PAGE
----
D843 Lays out Welcome Mat for Sudents Beyond Its Boundaries
Lincoln-Way Area Special Education is looking to attract more students.
Lincoln-Way Area Special Education District 843 is working to broaden its boundaries to welcome students from nearby districts, including Orland Park, Tinley Park and Homer Glen.
Like every other public school district in the state, LWASE is hurting for money. And eventually drawing more students into a tuition-based program makes sense, said Sally Bintz, director of LWASE District 843. As long as there's enough room, it makes more sense to keep a classroom full from a personnel stand point.
If regular education districts don't have immediate access to the likes of LWASE or they can't service some individuals within their own systems, they contract with private agencies. LWASE can very well be the best solution for some of those students.
Already, the district has laid out the welcome mat for those in surrounding private placement agencies whose families might prefer they go to school closer to home, said Bintz.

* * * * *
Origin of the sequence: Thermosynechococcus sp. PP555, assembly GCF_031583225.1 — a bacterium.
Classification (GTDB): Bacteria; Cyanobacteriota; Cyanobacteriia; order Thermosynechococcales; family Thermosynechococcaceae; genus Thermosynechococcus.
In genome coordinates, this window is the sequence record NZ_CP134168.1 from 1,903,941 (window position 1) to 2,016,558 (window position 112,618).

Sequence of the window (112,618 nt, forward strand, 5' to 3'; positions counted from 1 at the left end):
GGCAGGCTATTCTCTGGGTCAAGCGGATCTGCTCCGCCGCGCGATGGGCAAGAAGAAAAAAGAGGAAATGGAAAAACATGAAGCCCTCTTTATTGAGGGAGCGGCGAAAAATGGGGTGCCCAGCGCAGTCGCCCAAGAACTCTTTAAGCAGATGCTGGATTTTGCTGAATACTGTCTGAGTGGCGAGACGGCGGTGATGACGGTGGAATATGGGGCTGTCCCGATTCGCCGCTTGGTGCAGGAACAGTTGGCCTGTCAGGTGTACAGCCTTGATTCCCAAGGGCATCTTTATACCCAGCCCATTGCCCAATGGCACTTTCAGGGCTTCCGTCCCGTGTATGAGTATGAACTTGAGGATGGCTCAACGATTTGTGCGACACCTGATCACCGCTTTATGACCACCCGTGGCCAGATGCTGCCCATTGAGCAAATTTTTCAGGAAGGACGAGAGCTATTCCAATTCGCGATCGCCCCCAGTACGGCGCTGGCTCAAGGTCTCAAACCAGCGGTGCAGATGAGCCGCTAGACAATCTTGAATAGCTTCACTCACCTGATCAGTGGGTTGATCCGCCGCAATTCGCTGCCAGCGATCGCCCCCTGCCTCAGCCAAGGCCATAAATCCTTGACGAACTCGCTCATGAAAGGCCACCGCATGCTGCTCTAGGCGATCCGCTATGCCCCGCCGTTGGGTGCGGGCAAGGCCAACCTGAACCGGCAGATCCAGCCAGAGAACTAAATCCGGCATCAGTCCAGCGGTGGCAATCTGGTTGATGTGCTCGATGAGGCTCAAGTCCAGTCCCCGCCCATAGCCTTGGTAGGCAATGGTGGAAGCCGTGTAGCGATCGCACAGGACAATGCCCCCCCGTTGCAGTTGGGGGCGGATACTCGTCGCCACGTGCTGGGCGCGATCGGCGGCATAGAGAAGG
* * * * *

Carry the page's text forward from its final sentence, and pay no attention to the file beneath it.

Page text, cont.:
"Here, we're close and the children can participate in the schools. They're able to forge relationships in their home communities." A number of the schools in this cooperative have a space for special needs students. Those kids can join the regular education students for special programs and lunch. Sometimes LWASE students are in the same classrooms.
By June 2014 there will be more spaces available because New Lenox School District 122 will have completed its pull-out from the program to shape its own special education cooperative. Their decision to separate from LWASE is not a negative reflection on the programs here, she noted.
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"It's not unusual for a district the size of New Lenox to make the decision to centralize the services within their district." And NLSD122 has emphasized that it would still be relying on D843 even after it separates for the services it can't provide.
The pull-out is not expected to affect the integrity of LWASE. Because it's a tuition-based program, only the administrative costs associated with those students will be lost. "That's not that much," she added.
However, the remaining feeder districts, Summit Hill District 161, Frankfort District 157-C, Manhattan D114, Mokena D159 and Lincoln-Way High School D210, are not in the same position. They don't have the numbers or the desire to form an independent cooperative.
LWASE was formed in the mid-to-late 70s for that very purpose—to provide for the needs of the population that requires special education services within the 105-square miles of the LWHS D210 district.
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